Narcolepsy is a long-term neurological disorder that affects the brain’s ability to control sleep-wake cycles. This chronic sleep disorder causes a person to suddenly fall asleep at inappropriate times. It is characterized by excessive sleepiness, sleep paralysis, overwhelming daytime drowsiness, hallucinations, and in some cases episodes of cataplexy (partial or total loss of muscle control, often triggered by a strong emotion such as laughter). Narcolepsy that occurs with cataplexy is called Type 1 narcolepsy. Narcolepsy that occurs without cataplexy is known as Type 2 narcolepsy. In most cases, people suffering from narcolepsy find it difficult to stay awake for long periods of time, regardless of the circumstances, which can in turn cause serious disruptions in their daily routine. There is no specific cure for narcolepsy; however, medications and behavioral lifestyle treatments or changes can help manage symptoms effectively. Medical coding for narcolepsy sleep disorder is quite challenging, as there are several rules related to reporting the procedure accurately. Reliable medical billing and coding companies can help physicians report this chronic sleep disorder correctly on their medical claims and obtain optimal reimbursement.
Narcolepsy affects both males and females equally. Reports from WUN (Wake up Narcolepsy – a non-profit organization that seeks to raise awareness about narcolepsy) suggest that narcolepsy affects about 1 in every 2,000 Americans and 3 million people worldwide. The typical onset of this condition is between the ages of 15 and 25, but can also become apparent at early childhood. In many cases, narcolepsy remains undiagnosed and, therefore, untreated. It is estimated that up to 50% of patients with Narcolepsy may be undiagnosed.
Typical Causes and Symptoms of Narcolepsy
The exact cause of narcolepsy is unknown. Researchers suggest that the condition may occur due to a combination of multiple factors that lead to neurological dysfunction and REM sleep disturbances. Nearly all people with narcolepsy who have cataplexy have extremely low levels of the naturally occurring chemical hypocretin, which promotes wakefulness and regulates REM sleep by the brain. Several other factors that cause this chronic sleep condition include – inherited genetic fault, autoimmune disorders, brain injuries and age and family history of the patient.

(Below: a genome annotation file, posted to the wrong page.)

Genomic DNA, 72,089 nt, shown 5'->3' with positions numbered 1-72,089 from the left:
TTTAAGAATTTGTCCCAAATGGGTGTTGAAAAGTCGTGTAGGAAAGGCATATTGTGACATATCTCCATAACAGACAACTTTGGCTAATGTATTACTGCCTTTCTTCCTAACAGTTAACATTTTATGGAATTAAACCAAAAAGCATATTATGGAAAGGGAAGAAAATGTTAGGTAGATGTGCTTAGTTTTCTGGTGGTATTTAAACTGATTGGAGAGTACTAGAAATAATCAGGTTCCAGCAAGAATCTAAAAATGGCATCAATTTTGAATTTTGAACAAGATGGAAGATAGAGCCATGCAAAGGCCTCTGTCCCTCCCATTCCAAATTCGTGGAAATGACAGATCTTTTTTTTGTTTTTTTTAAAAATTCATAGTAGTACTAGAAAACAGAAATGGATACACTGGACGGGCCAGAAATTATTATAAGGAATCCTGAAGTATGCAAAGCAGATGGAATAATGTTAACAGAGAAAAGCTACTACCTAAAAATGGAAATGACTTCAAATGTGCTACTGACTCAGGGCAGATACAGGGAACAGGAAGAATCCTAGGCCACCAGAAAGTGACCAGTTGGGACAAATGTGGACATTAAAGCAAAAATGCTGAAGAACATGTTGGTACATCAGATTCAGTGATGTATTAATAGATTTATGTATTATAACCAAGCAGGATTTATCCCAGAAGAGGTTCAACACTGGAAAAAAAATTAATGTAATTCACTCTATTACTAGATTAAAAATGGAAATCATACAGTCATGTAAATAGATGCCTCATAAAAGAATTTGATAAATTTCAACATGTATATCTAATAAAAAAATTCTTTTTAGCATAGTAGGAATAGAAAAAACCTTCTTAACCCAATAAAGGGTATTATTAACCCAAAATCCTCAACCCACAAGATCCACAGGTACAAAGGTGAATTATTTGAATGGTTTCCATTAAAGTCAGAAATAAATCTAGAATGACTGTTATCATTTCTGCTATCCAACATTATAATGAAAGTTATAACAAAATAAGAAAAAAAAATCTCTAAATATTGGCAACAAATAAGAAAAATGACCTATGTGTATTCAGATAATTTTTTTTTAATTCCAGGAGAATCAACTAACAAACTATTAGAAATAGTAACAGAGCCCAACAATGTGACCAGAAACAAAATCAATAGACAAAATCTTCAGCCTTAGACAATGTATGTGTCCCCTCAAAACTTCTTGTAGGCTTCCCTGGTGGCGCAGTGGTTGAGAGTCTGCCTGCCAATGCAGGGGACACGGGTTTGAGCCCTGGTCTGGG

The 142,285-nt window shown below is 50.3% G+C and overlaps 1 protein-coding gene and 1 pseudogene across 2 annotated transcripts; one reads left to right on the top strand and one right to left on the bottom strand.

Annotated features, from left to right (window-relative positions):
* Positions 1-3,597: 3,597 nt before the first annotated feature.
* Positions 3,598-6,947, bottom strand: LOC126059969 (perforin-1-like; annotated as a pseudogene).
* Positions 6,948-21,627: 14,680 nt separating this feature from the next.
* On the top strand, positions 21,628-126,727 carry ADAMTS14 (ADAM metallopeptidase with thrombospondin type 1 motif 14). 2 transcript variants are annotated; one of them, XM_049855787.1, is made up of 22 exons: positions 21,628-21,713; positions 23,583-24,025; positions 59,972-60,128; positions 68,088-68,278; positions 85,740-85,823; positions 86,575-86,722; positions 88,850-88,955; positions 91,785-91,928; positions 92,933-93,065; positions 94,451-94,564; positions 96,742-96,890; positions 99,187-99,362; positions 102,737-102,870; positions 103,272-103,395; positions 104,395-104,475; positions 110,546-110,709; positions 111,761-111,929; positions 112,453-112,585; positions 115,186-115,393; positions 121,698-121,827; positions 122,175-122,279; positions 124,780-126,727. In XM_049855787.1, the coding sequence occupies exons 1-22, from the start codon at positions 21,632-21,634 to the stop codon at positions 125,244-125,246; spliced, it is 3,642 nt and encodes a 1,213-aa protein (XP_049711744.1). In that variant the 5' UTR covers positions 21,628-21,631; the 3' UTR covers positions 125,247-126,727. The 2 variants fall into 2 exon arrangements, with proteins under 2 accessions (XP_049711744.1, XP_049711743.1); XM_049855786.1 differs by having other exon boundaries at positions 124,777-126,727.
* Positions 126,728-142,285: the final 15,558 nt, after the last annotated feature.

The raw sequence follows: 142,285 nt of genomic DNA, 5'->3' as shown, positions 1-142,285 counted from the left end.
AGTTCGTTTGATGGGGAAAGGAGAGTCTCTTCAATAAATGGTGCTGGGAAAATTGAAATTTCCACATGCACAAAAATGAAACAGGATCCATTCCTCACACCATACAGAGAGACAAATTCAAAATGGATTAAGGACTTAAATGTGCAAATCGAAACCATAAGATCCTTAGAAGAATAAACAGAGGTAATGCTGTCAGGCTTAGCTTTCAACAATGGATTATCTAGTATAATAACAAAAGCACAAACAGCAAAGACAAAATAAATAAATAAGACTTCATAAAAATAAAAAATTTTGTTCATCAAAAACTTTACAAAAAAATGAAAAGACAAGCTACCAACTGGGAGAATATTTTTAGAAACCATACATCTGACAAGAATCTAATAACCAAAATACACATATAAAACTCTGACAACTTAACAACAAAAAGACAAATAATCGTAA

Even though narcolepsy is a lifelong problem, it does not worsen as the person ages. The symptoms may partially improve over time, but they will never disappear completely. The signs and symptoms may worsen for the first few years and then continue for life. The most typical symptoms are – excessive daytime sleepiness, sudden loss of muscle tone (cataplexy), sleep paralysis, changes in rapid eye movement (REM) sleep, hallucinations, fragmented sleep and insomnia, automatic behaviors, memory problems, headache and depression.
Diagnosing and Treating Chronic Sleep Disorder
Diagnosis of narcolepsy begins with a detailed clinical examination and review of the medical history of patients. Physicians may make a preliminary diagnosis of this condition by recording patient’s level of excessive daytime sleepiness and sudden loss of muscle tone (cataplexy). Patients may be asked to maintain a sleep journal noting the times of sleep and symptoms over a one- to two-week period. Several diagnostics tests like – Polysomnography (PSG) and multiple sleep latency test (MSLT) may be conducted to diagnose narcolepsy and determine its level of severity.
Although there is no cure for this sleep condition, the symptoms (EDS and symptoms of abnormal REM sleep, such as cataplexy) can be controlled in most people with drug treatment. Medications include – Stimulants (like Modafinil (Provigil) or Armodafinil (Nuvigil), Amphetamine-like stimulants, Methylphenidate (Aptensio XR, Concerta, and Ritalin), Sodium oxybate and other antidepressant drugs. Incorporating lifestyle adjustments such avoiding the intake of caffeine, alcohol and nicotine, regulating sleep schedules, establishing a normal exercise pattern and meal schedule and scheduling short naps (10-15 minutes in length) at regular intervals during the day may help reduce symptoms in the long-run.